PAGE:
In this brief Essay, Professor Rai responds to Professor Jonathan Masur's Yale Law Journal article "Patent Inflation." Professor Masur's argument rests on the assumption that U.S. Patent and Trademark Office ("PTO") behavior is determined almost entirely by a desire to avoid reversal by the Federal Circuit. Although the PTO is certainly a weak agency over which the Federal Circuit has considerable power, Masur overestimates the extent to which high-level PTO administrators are concerned about Federal Circuit reversals and underestimates institutional influences that are likely to operate in a deflationary direction. The PTO is influenced not only by ...


The Consequences Of Congress’S Choice Of Delegate: Judicial And Agency Interpretations Of Title Vii, Margaret H. Lemos Jan 2010

The Consequences Of Congress’S Choice Of Delegate: Judicial And Agency Interpretations Of Title Vii, Margaret H. Lemos

Faculty Scholarship

Although Congress delegates lawmaking authority to both courts and agencies, we know remarkably little about the determinants-and even less about the consequences-of the choice between judicial and administrative process. The few scholars who have sought to understand the choice of delegate have used formal modeling to illuminate various aspects of the decision from the perspective of the enacting Congress. That approach yields useful insight into the likely preferences of rational legislators, but tells us nothing about how (or whether) those preferences play out in the behavior of courts and agencies. Without such knowledge, we have no way of testing the ...


The Solicitor General As Mediator Between Court And Agency, Margaret H. Lemos Jan 2009

The Solicitor General As Mediator Between Court And Agency, Margaret H. Lemos

Faculty Scholarship

No abstract provided.


Foreign Officials And Sovereign Immunity In U.S. Courts, Curtis A. Bradley Jan 2009

Foreign Officials And Sovereign Immunity In U.S. Courts, Curtis A. Bradley

Faculty Scholarship

No abstract provided.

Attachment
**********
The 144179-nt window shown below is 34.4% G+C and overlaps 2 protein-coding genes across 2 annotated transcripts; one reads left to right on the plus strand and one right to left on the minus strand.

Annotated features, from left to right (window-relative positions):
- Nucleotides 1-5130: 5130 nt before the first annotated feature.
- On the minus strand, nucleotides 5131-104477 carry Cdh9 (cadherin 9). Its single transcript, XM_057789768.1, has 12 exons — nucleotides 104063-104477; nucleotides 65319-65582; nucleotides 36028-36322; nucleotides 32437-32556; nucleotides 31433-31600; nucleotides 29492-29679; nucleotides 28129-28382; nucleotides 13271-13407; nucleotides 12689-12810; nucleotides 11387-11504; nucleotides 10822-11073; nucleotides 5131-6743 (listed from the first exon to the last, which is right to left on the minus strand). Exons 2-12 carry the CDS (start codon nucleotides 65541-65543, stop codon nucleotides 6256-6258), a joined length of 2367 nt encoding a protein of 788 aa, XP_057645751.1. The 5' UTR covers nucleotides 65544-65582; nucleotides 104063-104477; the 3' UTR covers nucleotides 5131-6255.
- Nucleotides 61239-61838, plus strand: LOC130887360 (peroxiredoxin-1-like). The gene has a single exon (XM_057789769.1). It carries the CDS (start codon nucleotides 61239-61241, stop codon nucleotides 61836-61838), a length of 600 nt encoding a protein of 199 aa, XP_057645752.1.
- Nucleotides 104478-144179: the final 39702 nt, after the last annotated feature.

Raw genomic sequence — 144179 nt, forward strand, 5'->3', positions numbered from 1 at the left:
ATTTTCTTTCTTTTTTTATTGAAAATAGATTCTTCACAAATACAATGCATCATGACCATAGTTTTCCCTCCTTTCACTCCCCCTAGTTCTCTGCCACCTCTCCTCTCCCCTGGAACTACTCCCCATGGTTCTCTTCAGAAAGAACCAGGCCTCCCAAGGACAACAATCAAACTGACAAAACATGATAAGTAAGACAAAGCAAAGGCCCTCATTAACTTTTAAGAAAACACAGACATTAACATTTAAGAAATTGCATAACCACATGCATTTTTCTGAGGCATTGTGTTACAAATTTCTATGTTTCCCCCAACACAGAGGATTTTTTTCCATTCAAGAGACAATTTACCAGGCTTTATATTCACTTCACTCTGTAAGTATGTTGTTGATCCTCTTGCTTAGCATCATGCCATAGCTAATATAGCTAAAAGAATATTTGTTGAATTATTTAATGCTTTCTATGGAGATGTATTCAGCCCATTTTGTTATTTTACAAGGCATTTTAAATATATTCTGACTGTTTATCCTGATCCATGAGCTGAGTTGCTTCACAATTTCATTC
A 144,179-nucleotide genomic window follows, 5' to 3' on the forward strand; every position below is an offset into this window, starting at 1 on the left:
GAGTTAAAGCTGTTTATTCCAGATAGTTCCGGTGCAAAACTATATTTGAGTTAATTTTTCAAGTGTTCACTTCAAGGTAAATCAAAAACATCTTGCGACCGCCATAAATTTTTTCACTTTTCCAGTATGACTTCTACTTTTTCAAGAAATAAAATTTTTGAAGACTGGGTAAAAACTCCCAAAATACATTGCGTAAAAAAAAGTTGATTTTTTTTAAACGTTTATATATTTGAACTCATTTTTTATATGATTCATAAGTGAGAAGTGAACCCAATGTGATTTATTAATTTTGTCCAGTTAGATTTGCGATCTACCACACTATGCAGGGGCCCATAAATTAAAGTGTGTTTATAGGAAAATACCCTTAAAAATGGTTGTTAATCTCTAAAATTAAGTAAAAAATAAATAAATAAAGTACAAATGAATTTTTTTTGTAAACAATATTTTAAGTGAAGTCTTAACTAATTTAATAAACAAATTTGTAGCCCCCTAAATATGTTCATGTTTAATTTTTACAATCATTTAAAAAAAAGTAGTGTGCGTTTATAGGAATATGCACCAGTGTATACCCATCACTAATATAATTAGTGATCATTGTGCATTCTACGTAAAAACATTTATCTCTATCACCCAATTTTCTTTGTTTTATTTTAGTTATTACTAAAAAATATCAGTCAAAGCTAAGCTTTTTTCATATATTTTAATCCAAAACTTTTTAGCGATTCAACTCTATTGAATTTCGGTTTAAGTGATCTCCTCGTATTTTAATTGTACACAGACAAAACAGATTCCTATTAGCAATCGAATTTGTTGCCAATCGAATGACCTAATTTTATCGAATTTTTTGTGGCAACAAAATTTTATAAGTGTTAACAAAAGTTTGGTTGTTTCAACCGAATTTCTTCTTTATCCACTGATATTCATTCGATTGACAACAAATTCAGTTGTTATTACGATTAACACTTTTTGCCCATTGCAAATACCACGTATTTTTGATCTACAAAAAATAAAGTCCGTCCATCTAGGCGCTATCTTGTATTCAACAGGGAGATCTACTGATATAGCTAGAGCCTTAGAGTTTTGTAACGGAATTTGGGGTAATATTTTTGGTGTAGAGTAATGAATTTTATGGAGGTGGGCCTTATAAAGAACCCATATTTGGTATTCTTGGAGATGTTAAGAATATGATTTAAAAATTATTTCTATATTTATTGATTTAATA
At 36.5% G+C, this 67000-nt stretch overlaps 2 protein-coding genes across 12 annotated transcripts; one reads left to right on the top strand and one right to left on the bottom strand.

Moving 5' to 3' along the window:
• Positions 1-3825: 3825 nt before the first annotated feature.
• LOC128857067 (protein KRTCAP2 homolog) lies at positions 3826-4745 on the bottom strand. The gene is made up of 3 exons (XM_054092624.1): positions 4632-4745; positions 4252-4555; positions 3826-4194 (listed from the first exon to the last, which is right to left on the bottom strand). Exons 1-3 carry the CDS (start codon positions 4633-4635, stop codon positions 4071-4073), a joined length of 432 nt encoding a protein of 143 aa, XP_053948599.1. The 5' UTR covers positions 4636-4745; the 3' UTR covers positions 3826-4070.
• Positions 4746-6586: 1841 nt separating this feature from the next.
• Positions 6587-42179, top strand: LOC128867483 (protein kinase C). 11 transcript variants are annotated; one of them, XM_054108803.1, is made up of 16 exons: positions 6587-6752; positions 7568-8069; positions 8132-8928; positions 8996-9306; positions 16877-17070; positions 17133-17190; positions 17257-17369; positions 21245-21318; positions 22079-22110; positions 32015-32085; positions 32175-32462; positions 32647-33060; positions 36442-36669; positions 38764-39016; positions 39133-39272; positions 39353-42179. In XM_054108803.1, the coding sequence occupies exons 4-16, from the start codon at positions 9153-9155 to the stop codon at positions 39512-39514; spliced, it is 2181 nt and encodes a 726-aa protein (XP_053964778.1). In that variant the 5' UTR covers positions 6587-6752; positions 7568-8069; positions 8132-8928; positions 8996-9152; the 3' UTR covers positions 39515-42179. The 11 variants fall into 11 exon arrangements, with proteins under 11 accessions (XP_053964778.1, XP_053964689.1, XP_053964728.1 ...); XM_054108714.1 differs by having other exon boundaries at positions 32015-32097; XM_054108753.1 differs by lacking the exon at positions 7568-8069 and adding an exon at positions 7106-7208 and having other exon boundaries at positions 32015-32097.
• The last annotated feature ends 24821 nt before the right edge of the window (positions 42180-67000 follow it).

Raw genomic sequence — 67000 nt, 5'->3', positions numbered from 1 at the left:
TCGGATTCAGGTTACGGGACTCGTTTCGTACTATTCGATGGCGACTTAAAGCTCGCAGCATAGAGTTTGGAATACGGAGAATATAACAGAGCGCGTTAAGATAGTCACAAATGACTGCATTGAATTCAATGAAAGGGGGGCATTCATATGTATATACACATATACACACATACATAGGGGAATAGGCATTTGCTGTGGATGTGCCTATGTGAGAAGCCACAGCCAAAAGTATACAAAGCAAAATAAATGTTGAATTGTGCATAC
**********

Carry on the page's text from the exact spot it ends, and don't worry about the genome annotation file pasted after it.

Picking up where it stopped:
The Other Delegate: Judicially Administered Statutes And The Nondelegation Doctrine, Margaret H. Lemos Jan 2008

The Other Delegate: Judicially Administered Statutes And The Nondelegation Doctrine, Margaret H. Lemos

Faculty Scholarship

The nondelegation doctrine is the subject of a vast and everexpanding body of scholarship. But nondelegation literature, like nondelegation law, focuses almost exclusively on delegations of power to administrative agencies. It ignores Congress's other delegate-the federal judiciary.

This Article brings courts into the delegation picture. It demonstrates that, just as agencies exercise a lawmaking function when they fill in the gaps left by broad statutory delegations of power, so too do courts. The nondelegation doctrine purports to limit the amount of lawmaking authority Congress can cede to another institution without violating the separation of powers. Although typically considered only ...


Taking Liberties: The Personal Jurisdiction Of Military Commissions, Madeline Morris Jan 2008

Taking Liberties: The Personal Jurisdiction Of Military Commissions, Madeline Morris

Faculty Scholarship

On September 11, 2001, Al Qaeda operatives attacked civilian and military targets on US territory, causing thousands of deaths and billions of dollars of economic loss. The next day, the United Nations Security Council unanimously adopted Resolution 1368 characterizing the attack by Al Qaeda as a "threat to international peace and security" and recognizing the right of states to use armed force in self defense.


Congressional Authorization And The War On Terrorism, Curtis A. Bradley, Jack L. Goldsmith Jan 2005

Congressional Authorization And The War On Terrorism, Curtis A. Bradley, Jack L. Goldsmith

Faculty Scholarship

This Article presents a framework for interpreting Congress's September 18, 2001 Authorization for Use of Military Force (AUMF), the central statutory enactment related to the war on terrorism. Although both constitutional theory and constitutional practice suggest that the validity of presidential wartime actions depends to a significant degree on their relationship to congressional authorization, the meaning and implications of the AUMF have received little attention in the academic debates over the war on terrorism. The framework presented in this Article builds on the analysis in the Supreme Court's plurality opinion in Hamdi v. Rumsfeld, which devoted significant attention ...